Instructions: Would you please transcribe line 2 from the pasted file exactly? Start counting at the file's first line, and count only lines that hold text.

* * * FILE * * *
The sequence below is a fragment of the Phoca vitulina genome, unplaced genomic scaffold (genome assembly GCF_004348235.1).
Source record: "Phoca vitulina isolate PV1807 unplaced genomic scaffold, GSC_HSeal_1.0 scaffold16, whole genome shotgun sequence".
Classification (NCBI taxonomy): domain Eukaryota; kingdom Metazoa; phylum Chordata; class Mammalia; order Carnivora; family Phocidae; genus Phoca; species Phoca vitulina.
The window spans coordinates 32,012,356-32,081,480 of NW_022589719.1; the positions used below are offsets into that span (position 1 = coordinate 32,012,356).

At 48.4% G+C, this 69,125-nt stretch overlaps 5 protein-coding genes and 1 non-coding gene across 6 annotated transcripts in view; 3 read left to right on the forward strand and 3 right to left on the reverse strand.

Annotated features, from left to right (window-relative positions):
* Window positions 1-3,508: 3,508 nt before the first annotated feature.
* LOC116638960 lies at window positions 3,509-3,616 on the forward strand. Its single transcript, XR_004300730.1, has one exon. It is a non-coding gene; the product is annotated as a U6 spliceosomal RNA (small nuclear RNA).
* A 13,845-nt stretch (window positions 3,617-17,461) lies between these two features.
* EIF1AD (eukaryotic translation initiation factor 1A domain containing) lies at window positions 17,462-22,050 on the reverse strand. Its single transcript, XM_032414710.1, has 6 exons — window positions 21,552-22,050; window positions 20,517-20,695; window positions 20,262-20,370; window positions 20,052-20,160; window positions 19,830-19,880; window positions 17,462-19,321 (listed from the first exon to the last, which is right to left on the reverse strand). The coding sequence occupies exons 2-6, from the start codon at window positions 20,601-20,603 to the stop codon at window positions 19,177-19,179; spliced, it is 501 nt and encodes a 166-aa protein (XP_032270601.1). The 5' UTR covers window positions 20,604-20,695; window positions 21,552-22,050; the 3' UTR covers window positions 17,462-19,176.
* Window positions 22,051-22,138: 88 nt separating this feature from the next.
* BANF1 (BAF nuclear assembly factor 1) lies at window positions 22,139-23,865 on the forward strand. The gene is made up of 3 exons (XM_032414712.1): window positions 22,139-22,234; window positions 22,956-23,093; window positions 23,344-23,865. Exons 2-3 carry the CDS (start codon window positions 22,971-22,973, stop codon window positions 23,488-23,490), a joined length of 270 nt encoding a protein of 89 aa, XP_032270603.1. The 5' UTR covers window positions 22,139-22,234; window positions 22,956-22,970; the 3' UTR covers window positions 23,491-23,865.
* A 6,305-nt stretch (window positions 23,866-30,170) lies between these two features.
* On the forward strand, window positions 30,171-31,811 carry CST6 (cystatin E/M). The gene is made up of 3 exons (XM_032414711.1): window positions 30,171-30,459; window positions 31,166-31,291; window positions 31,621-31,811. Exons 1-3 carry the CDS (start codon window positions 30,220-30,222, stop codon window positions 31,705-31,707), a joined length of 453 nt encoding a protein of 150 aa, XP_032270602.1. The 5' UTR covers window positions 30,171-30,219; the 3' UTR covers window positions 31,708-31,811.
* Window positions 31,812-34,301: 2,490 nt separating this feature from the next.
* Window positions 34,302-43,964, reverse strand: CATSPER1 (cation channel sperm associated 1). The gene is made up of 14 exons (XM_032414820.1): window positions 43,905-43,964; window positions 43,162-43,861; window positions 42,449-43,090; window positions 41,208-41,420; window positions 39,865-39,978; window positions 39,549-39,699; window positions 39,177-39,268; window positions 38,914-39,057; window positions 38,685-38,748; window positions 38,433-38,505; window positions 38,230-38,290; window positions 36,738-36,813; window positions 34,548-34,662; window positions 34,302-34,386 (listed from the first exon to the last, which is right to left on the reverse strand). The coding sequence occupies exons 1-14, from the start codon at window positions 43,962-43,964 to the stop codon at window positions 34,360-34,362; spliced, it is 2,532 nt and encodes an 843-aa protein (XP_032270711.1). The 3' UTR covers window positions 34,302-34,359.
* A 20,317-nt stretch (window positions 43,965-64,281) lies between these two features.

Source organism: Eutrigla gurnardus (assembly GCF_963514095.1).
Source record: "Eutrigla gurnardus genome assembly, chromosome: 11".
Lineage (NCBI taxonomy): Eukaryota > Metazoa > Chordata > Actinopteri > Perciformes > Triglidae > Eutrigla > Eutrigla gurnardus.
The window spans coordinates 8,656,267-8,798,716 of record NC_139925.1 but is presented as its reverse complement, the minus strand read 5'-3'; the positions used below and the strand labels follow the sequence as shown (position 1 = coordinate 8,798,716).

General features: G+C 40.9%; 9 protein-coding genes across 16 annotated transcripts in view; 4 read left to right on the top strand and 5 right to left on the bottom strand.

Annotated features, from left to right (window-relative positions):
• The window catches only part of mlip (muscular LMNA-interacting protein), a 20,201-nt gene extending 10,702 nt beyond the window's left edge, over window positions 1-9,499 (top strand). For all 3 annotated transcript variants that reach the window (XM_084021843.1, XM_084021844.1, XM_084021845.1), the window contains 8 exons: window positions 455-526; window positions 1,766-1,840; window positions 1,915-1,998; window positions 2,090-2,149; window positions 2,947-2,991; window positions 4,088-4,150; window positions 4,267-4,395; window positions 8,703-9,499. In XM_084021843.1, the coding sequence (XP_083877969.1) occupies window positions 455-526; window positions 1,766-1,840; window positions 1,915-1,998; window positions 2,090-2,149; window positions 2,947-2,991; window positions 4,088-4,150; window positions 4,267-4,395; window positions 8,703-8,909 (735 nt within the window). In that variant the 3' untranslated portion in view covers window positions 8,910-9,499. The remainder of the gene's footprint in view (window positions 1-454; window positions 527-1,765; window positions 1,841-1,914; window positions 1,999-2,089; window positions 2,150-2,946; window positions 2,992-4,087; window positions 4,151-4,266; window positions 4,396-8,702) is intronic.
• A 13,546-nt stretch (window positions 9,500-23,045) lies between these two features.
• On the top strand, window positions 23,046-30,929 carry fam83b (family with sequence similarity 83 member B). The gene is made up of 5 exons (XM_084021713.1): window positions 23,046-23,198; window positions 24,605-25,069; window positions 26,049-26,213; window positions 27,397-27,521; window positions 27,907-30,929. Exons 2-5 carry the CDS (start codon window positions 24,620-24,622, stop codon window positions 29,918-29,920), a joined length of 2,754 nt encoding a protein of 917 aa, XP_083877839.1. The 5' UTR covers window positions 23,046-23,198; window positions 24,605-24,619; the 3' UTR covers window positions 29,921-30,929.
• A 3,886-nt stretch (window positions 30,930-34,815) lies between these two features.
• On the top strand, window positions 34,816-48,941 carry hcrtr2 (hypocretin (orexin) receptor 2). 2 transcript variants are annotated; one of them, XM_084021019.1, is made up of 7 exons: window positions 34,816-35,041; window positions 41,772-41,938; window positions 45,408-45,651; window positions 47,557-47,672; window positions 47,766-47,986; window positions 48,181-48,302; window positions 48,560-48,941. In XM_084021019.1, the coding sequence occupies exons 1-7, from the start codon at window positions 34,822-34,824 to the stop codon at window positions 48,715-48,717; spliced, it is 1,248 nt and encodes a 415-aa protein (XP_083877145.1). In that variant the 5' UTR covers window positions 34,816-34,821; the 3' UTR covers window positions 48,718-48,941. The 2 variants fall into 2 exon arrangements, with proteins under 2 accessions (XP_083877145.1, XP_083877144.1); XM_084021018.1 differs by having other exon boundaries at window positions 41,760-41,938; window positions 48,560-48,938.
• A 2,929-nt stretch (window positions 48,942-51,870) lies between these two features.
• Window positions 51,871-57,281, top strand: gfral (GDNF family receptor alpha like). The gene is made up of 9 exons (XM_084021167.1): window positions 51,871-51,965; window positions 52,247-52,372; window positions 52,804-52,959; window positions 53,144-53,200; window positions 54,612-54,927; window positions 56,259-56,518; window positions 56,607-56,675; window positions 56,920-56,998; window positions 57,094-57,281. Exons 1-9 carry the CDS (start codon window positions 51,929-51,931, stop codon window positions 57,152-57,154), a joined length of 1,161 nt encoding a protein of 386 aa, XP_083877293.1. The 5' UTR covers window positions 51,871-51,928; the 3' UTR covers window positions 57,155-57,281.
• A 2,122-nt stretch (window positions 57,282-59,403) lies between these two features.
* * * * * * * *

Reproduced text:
Source record: "Phoca vitulina isolate PV1807 unplaced genomic scaffold, GSC_HSeal_1.0 scaffold16, whole genome shotgun sequence".